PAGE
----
On the 640 acres, I created 31 food plots of varying size and shape. I planted everything from popcorn and beans to chuffa and clover mixed with rye grass. I made three ponds and placed 81 stands and shooting houses. I created four safety zones. I had some trees cut and some burning done. By the time I was done, the “lodge” was done. Dang that was a pretty place.
I left a detailed plan for kill numbers, sex ratios and collected my check. I was to return in 60 days and see what, if anything needed to be done. It never happened. The guy sold the place for a 150% profit and gave me a bonus. It then became a very exclusive, corporate hunting club. I have to say it was a beautiful place.
Caveat: Somewhere somebody is going to say, you don’t practice what you preach. You shoot little bucks. You are 100% correct. I do. I am not at all interested in big racks. I have enough of them. I shoot whatever I want. I may pass a buck three times during bow season as I did this year. Then shoot him with a rifle just because I wanted to.
That right there is the golden rule. Manage your land, the way you want. As long as it is legal, have at it. I no longer do any consulting, can’t travel or walk well enough. However, I enjoyed a project now then. I hunt when I feel like it and shoot or don’t shoot depending on how I feel that day. Had the owner not sworn me to secrecy, I would love to describe a 135-acre farm I hunt.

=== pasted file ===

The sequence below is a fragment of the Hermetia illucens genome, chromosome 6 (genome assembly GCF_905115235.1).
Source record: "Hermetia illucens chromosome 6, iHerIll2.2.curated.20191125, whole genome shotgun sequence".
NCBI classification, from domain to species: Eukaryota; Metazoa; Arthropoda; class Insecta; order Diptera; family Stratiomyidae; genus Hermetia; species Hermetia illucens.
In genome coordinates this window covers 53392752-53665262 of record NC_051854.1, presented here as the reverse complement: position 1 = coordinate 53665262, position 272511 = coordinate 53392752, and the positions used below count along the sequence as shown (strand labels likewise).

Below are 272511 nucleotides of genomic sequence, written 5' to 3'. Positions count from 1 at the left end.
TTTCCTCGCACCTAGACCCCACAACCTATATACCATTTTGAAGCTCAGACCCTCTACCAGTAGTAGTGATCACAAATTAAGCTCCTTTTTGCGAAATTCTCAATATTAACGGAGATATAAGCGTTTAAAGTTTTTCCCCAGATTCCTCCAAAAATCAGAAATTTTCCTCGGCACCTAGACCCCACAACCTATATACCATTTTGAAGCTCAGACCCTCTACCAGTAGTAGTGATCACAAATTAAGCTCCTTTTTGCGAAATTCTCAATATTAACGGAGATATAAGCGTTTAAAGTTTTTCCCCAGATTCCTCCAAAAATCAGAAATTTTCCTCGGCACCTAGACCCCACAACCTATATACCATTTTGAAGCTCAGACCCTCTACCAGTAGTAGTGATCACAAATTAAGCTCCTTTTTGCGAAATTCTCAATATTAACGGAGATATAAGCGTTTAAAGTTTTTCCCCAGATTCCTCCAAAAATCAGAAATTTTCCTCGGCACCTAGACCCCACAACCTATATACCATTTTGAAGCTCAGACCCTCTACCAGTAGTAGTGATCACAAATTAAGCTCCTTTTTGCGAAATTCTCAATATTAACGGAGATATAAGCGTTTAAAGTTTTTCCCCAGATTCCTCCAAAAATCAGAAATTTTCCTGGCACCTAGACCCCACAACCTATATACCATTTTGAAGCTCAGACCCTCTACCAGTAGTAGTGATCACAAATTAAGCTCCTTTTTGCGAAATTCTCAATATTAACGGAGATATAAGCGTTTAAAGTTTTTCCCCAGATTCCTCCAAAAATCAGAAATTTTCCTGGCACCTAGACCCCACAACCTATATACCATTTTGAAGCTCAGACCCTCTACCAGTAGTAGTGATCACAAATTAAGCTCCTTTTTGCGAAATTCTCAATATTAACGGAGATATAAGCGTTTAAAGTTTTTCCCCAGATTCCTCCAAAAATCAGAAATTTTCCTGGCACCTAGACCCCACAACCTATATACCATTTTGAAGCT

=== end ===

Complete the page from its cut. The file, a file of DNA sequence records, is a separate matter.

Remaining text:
I am the only one allowed to hunt or even be on the place. With the exception of some habitat manipulation, I do no management. It is impossible to kill enough does to effect the population. I usually shoot 12-15 does and maybe two bucks a year. There are more deer on the place now than there was 13 years ago when I first have to hunt it. No big bucks because the neighbors on all sides do as I do, they shoot whatever they feel like and cannot be talked into doing differently.
That place is a perfect example of why I say, on small tracts of land, unless all the neighbors for quite some distance all agree, you can’t effect the age or size of your deer and probably not the sex ratio. However, you sure can attract them to your property.
I love these little clearings back in a thicket. They are easy to make, too. I like them just about a bow shot in all directions. 50-yards by 50-yards with a tree or two in the middle. I have killed many deer in this one. I have seven of them on this property and a stand on each one.
Even a backyard turnip plot draws deer in the late season. I love turnips and forage carrots for the late season.
A few of the average bucks we could expect at the big plantation. This is about as good as mature bucks got and better than the state average. We killed about 150 like this every year.
Two bucks on two separate properties in two states the same morning. That is not customary with a bow but even a blind hog can find an acorn.
In the management of any game species, strict adherence to the game laws is sometimes a hindrance but always a must
Late season, frozen turnips and a muzzleloader. It was -13 that morning and I don’t believe I could have taken 30 more minutes. Obviously, from “up North” this buck weighed 308 on the hoof. He was 3.5 years old.